Solo Travel Safety Tips

Depending on your own travel history and life experiences, traveling alone for the first time can be a little nerve-racking. For me, that’s a big part of why I love traveling alone. I get a little nervous, and then I conquer all of those fears and am able to enjoy a proud little moment of self love and appreciation. Boom! Take that fear.

fear

(Source)

 That being said, whether you’re traveling just one state over, or to a whole new country, there are a few things you can do to travel smart when you’re flyin’ solo. I’ve only ever traveled within the US, so here are a few things that have helped me along the way.

Arrive and depart during the day
Try to fly in and out while it’s still daylight, and give yourself a few hours to spare if possible. That way, if your flight is delayed or there’s an issue with cabs, buses, etc., you aren’t wandering alone at night in an unfamiliar place. If you’ll be walking to your hostel or hotel from the airport or elsewhere, this is especially important.

Write it down
Write down your flight numbers and where you’re staying, including phone and address, and leave this information with someone you trust at home. Make a copy for yourself and keep it in your carry-on. If anything goes wrong, someone at home should have an idea of where you are. Giving them a copy of your information means they might be able to help you later should a problem arise.

When you actually arrive, you can also leave a note that says where you’re going each time you leave. I don’t typically do this since I don’t plan out my day much. I usually keep in touch with a family member via text throughout the day instead.

Call ahead for help
Call the place where you’re staying and see if they recommend a certain form of transportation. Some places work with shuttle services that offer discounts. If you’re staying at a hostel, you should also ask if the hostel closes at all. Yes, some hostels actually close at certain times and will not check anyone in. You don’t want to be stranded.

Be friendly, but not too friendly
If you’re traveling alone, you’re probably going to make friends- one of the best parts! If you meet any locals outside of your hotel or hostel, don’t be so quick to tell them where you’re staying. If you feel uncomfortable, lie and say that you’re staying with a friend or relative. You don’t owe them any information.

Be aware
This applies to a lot of situations. First of all, be aware of your surroundings if you’re walking alone. You may even consider asking front desk staff if there are areas you should avoid. Ignorance is bliss, so while a new city may look nice and inviting, you could easily be walking around in a bad area alone and not know it.

Second, if you plan on drinking anywhere, keep an eye on your drink at all times. In fact, I’d go so far as to say that if you can’t see it being made, don’t get it. That one is primarily for tha ladies, but I feel like any person should be cautious. I’ve seen some shady things happen, so I stick to my water.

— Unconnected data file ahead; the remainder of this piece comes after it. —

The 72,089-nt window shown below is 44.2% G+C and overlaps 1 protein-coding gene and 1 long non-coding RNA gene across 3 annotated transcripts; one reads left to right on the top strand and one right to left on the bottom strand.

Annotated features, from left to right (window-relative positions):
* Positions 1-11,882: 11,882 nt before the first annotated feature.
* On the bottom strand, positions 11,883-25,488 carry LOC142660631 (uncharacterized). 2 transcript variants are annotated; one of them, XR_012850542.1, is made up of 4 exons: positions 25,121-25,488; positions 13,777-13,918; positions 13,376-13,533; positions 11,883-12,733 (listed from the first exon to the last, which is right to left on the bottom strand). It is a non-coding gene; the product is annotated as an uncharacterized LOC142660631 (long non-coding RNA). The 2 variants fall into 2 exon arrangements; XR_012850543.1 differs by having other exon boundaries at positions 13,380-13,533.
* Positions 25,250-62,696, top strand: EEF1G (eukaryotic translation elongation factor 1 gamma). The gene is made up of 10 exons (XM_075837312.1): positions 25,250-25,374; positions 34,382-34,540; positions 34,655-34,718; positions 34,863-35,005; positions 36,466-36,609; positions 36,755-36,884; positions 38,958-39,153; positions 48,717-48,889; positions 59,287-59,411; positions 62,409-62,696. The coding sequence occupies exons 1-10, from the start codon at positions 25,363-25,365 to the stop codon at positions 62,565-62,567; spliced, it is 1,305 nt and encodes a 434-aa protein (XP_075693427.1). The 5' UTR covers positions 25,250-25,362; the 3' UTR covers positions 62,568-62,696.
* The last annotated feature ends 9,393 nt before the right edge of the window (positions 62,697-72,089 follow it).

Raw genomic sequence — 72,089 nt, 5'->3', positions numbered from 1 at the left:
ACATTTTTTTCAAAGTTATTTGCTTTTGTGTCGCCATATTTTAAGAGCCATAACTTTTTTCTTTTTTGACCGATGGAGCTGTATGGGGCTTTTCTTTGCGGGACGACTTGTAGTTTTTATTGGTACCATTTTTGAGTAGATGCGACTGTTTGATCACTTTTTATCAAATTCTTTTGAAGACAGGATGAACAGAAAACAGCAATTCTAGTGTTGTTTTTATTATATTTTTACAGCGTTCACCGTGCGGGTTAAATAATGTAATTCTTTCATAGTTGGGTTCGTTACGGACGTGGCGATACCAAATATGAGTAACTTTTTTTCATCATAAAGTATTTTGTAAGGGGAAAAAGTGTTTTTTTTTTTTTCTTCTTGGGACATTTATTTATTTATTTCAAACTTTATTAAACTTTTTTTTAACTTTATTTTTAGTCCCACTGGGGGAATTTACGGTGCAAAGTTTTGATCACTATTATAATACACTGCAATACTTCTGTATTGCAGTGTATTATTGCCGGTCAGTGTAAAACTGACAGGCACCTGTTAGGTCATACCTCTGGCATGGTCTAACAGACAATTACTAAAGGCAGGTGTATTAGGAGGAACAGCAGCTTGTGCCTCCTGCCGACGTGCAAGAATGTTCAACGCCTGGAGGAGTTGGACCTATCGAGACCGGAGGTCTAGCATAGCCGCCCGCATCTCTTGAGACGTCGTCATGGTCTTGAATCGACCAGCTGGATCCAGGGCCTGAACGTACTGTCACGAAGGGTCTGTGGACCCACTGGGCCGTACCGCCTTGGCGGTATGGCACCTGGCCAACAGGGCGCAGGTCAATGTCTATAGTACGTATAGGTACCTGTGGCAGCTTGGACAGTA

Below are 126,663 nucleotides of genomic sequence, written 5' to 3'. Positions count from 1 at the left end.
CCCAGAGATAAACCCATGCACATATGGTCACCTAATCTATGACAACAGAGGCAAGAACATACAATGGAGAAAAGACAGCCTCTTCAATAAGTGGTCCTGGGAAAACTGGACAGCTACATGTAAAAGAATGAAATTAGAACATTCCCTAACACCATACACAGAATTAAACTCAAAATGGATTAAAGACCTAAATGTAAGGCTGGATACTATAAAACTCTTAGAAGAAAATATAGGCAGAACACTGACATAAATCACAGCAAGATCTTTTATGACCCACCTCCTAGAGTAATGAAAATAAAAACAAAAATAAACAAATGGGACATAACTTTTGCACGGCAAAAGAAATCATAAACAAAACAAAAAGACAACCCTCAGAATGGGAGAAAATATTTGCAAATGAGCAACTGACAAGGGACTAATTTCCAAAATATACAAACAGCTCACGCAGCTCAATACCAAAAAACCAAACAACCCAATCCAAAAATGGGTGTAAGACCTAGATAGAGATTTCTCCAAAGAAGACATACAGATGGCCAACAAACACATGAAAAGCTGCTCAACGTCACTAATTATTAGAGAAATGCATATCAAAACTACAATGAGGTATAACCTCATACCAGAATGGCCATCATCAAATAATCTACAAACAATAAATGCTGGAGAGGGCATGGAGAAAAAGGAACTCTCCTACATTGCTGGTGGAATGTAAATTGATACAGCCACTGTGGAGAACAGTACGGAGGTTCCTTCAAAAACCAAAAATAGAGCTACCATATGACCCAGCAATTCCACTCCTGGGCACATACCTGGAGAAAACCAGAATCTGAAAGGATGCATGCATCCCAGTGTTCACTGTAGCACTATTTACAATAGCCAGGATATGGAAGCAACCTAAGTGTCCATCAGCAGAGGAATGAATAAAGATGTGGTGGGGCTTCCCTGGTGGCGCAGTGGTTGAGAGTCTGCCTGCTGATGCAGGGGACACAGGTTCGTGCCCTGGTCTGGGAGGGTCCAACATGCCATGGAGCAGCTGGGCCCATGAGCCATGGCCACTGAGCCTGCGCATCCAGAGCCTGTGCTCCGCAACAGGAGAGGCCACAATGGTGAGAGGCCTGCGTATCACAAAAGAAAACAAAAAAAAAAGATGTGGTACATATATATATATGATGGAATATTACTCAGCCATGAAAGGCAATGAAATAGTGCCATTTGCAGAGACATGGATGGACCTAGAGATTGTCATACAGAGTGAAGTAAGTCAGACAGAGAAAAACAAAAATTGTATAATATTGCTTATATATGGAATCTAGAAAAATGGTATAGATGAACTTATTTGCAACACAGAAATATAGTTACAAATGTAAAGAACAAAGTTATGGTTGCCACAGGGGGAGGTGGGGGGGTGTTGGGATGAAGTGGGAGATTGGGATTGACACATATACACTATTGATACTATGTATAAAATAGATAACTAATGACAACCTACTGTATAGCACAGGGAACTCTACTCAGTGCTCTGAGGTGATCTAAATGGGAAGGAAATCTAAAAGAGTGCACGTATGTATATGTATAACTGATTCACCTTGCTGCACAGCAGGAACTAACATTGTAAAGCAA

Avoid looking like a tourist when possible
I’m not saying don’t stop for great photo ops, I’m just saying don’t look like you’re lost. Every hostel I’ve stayed at has had maps and I always take one when I leave for the day. If I’m lost and need to look at it, I will sometimes stop in a bathroom. Again, some would say this is overkill but a lost single woman standing on the street is an easy target. Just because you’re a man doesn’t mean you’re that much safer. You can also stop at a nearby store or restaurant if you’re comfortable asking for directions.

Travel light
Avoid carrying around a purse or backpack when possible. I usually try to carry a bag that goes across my body and is difficult to get into. Something with a zipper that has a flap covering it is great. If I’m stopped somewhere, I’ll usually keep my hand on it too.

Separate your money
If possible, find 2-3 places to keep your money so that if some is lost or stolen, you’re not completely without. Depending on the situation at my hostel, I usually leave some there and bring the rest with me. You could also split money between the shoes you’re wearing and a bag you may be carrying, just in case the bag is stolen or you get pickpocketed.

If you’re preparing for your first solo trip, just be smart and use your brain sooner rather than later. As my grandpa says, “There are always going to be bad people. Don’t let them stop you from being happy. That’s what they want.” If you want to go somewhere, go; and don’t let anyone hold you back.

If you’ve got any other tips to share, I’d love to hear them!

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